This is a business, and our bodies are our merchandise."
the potential customer base are the local American GIs, portrayed as little more
than hormonally-overcharged schoolboys. However,
these girls shun the GIs and viciously slander those hookers who might canter to
the whimsy of the American soldiers. Indeed,
portions of the film are a thinly-veiled diatribe against America (not too
surprising, considering the original novel's publication date and Seijun
Suzuki's own bitter experiences in the Japanese military).
The people of this world still bear a lot of resentment for losing the
war, and hints of this sadness or shame is evident in their daily talk and
behavior, from their crestfallen looks at dishonored returnees from the war to
their scorn of the American GIs based around the city.
emasculated Japanese pride cowers like the occasional image of raped hookers.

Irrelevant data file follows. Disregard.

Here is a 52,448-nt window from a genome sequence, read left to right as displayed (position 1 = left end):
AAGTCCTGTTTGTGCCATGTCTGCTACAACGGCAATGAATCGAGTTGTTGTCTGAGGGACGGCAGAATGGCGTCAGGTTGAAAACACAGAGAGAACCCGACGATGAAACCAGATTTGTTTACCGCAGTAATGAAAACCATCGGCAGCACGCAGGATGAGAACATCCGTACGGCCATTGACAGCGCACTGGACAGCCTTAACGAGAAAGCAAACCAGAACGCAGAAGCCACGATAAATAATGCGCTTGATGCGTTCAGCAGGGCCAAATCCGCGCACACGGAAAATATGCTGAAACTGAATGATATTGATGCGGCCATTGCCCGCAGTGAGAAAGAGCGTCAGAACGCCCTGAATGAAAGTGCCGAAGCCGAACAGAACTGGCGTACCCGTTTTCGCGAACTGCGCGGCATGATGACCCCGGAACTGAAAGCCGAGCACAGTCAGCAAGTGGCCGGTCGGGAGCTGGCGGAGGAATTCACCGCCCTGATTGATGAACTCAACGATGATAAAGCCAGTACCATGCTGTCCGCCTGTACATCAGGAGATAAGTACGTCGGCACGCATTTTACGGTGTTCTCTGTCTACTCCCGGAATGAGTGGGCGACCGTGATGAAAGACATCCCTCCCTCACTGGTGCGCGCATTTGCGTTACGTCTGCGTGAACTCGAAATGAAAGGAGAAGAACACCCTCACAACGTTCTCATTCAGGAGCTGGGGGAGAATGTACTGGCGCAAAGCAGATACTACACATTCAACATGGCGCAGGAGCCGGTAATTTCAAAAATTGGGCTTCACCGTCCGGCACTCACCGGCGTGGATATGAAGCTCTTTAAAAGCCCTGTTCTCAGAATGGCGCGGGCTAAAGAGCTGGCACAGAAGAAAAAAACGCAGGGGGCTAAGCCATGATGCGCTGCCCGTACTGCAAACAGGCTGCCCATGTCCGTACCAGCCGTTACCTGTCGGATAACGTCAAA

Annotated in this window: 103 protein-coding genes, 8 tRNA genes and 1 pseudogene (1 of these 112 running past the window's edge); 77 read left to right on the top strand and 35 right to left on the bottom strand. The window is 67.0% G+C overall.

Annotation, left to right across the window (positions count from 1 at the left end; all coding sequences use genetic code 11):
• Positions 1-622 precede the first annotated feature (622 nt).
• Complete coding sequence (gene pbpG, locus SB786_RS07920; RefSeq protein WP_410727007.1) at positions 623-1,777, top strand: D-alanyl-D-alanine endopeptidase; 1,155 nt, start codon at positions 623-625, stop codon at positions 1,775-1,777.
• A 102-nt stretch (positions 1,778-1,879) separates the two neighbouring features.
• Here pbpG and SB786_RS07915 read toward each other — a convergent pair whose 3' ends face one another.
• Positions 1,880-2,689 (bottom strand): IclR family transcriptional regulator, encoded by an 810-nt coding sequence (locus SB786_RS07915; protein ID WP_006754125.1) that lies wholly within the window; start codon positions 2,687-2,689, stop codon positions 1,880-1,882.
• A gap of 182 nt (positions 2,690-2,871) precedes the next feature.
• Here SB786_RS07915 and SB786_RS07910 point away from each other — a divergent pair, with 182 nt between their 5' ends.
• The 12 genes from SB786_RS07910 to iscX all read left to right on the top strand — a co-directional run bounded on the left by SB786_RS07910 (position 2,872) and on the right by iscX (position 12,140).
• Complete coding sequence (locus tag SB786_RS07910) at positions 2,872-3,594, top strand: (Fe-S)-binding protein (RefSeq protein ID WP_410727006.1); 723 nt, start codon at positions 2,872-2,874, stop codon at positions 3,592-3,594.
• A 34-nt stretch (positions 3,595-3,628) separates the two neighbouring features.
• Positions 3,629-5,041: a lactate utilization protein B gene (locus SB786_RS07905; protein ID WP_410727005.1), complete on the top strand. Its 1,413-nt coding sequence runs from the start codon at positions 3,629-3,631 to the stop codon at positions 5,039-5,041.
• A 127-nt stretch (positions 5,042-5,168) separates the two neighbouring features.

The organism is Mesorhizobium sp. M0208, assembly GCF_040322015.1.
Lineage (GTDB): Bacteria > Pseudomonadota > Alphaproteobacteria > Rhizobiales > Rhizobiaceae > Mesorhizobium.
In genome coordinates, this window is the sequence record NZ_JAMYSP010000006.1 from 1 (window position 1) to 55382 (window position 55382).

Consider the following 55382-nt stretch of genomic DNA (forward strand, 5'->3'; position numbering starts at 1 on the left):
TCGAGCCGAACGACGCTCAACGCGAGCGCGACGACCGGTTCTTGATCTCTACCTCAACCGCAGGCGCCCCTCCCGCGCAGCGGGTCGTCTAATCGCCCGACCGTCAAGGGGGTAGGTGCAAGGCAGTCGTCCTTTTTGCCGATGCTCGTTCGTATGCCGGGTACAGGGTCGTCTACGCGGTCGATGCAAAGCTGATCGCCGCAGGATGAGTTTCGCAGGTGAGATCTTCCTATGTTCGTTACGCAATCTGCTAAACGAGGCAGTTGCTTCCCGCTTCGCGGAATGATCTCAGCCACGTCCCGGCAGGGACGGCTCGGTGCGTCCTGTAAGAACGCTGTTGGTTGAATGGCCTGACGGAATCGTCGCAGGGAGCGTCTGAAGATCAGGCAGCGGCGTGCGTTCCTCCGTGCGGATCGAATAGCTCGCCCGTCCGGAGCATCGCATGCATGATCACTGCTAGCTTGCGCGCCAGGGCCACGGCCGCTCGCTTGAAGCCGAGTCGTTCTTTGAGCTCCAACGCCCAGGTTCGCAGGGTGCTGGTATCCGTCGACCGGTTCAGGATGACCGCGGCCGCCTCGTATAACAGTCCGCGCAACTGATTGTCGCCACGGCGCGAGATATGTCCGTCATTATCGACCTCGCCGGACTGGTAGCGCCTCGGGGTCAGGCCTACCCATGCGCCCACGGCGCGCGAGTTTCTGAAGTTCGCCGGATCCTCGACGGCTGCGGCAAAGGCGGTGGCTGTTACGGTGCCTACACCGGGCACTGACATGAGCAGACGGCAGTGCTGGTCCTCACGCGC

The rare war returnee who stands with shoulders erect and confidence
intact is truly a source of admiration amongst these people, desperate for any
sign of inspiration for the future. One
such returnee is Shin (Joe Shishido), an aggressive and dominant Alpha Male,
wanted for assault, who bullies his way into the prostitutes' lives and breaks
their spirits with sudden and reckless ease.
While the first half of Gate of
Flesh follows Maya's initiation into her new profession, the second half of
the film then follows Sen and Maya's increasing struggle of wills as each
strives to win Shin's affections.
such a cat fight over a dishonorable thief and cruel man would even occur merely
illustrates the tragic insanity and desperate, if unspoken, plight of not only
these prostitutes but everyone in their community.
If the scraps and scums of the earth are all that remains worth fighting
over, then where is there true hope for a better tomorrow?
the world of Gate of Flesh is not a
pleasant one. The pustules and
lecherous mores of humanity abound here. There